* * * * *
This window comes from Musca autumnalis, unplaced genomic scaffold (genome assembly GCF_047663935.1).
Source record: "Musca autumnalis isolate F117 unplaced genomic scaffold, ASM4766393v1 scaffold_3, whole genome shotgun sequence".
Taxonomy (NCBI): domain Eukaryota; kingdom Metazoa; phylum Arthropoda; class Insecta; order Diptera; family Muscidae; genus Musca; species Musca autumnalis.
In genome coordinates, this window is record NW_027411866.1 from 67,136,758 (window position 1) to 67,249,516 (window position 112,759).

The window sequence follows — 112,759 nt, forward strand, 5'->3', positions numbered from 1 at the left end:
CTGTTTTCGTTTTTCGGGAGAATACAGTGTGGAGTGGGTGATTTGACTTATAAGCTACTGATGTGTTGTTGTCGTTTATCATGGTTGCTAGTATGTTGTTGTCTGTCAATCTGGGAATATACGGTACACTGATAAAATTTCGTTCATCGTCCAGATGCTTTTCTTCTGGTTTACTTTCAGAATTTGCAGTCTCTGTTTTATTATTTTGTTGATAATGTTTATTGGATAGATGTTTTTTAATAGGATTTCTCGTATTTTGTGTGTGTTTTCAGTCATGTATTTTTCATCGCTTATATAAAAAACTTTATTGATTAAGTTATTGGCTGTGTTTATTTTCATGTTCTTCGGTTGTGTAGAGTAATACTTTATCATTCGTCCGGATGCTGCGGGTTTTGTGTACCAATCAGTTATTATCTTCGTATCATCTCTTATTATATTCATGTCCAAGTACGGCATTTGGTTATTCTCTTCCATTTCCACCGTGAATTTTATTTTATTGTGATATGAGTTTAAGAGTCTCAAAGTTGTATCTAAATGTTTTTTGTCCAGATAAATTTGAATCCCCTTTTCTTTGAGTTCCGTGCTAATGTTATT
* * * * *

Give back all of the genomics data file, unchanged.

This window comes from Musca autumnalis, unplaced genomic scaffold (genome assembly GCF_047663935.1).
Source record: "Musca autumnalis isolate F117 unplaced genomic scaffold, ASM4766393v1 scaffold_3, whole genome shotgun sequence".
Taxonomy (NCBI): domain Eukaryota; kingdom Metazoa; phylum Arthropoda; class Insecta; order Diptera; family Muscidae; genus Musca; species Musca autumnalis.
In genome coordinates, this window is record NW_027411866.1 from 67,136,758 (window position 1) to 67,249,516 (window position 112,759).

The window sequence follows — 112,759 nt, forward strand, 5'->3', positions numbered from 1 at the left end:
CTGTTTTCGTTTTTCGGGAGAATACAGTGTGGAGTGGGTGATTTGACTTATAAGCTACTGATGTGTTGTTGTCGTTTATCATGGTTGCTAGTATGTTGTTGTCTGTCAATCTGGGAATATACGGTACACTGATAAAATTTCGTTCATCGTCCAGATGCTTTTCTTCTGGTTTACTTTCAGAATTTGCAGTCTCTGTTTTATTATTTTGTTGATAATGTTTATTGGATAGATGTTTTTTAATAGGATTTCTCGTATTTTGTGTGTGTTTTCAGTCATGTATTTTTCATCGCTTATATAAAAAACTTTATTGATTAAGTTATTGGCTGTGTTTATTTTCATGTTCTTCGGTTGTGTAGAGTAATACTTTATCATTCGTCCGGATGCTGCGGGTTTTGTGTACCAATCAGTTATTATCTTCGTATCATCTCTTATTATATTCATGTCCAAGTACGGCATTTGGTTATTCTCTTCCATTTCCACCGTGAATTTTATTTTATTGTGATATGAGTTTAAGAGTCTCAAAGTTGTATCTAAATGTTTTTTGTCCAGATAAATTTGAATCCCCTTTTCTTTGAGTTCCGTGCTAATGTTATT